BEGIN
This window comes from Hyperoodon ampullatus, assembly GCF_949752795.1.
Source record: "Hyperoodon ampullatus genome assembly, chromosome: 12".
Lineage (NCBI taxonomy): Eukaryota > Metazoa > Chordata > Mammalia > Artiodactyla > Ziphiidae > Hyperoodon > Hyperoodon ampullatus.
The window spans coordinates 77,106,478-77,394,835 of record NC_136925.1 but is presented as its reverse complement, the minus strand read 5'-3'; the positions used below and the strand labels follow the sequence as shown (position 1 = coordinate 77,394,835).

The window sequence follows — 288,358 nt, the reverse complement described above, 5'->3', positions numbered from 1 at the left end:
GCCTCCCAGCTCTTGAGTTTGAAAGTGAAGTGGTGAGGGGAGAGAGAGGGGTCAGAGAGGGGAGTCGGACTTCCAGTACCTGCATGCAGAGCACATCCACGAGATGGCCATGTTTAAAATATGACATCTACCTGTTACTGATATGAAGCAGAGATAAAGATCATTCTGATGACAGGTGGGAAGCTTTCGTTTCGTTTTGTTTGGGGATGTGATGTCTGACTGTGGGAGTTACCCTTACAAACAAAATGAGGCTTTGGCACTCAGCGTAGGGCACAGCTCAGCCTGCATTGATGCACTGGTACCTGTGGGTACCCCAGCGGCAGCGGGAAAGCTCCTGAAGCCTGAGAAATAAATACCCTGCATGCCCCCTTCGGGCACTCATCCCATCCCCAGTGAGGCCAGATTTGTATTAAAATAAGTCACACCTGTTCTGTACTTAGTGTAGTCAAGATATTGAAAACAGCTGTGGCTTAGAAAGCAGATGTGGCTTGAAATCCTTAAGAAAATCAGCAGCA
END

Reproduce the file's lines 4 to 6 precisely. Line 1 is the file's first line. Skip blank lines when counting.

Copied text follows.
The window spans coordinates 77,106,478-77,394,835 of record NC_136925.1 but is presented as its reverse complement, the minus strand read 5'-3'; the positions used below and the strand labels follow the sequence as shown (position 1 = coordinate 77,394,835).

The window sequence follows — 288,358 nt, the reverse complement described above, 5'->3', positions numbered from 1 at the left end:
GCCTCCCAGCTCTTGAGTTTGAAAGTGAAGTGGTGAGGGGAGAGAGAGGGGTCAGAGAGGGGAGTCGGACTTCCAGTACCTGCATGCAGAGCACATCCACGAGATGGCCATGTTTAAAATATGACATCTACCTGTTACTGATATGAAGCAGAGATAAAGATCATTCTGATGACAGGTGGGAAGCTTTCGTTTCGTTTTGTTTGGGGATGTGATGTCTGACTGTGGGAGTTACCCTTACAAACAAAATGAGGCTTTGGCACTCAGCGTAGGGCACAGCTCAGCCTGCATTGATGCACTGGTACCTGTGGGTACCCCAGCGGCAGCGGGAAAGCTCCTGAAGCCTGAGAAATAAATACCCTGCATGCCCCCTTCGGGCACTCATCCCATCCCCAGTGAGGCCAGATTTGTATTAAAATAAGTCACACCTGTTCTGTACTTAGTGTAGTCAAGATATTGAAAACAGCTGTGGCTTAGAAAGCAGATGTGGCTTGAAATCCTTAAGAAAATCAGCAGCA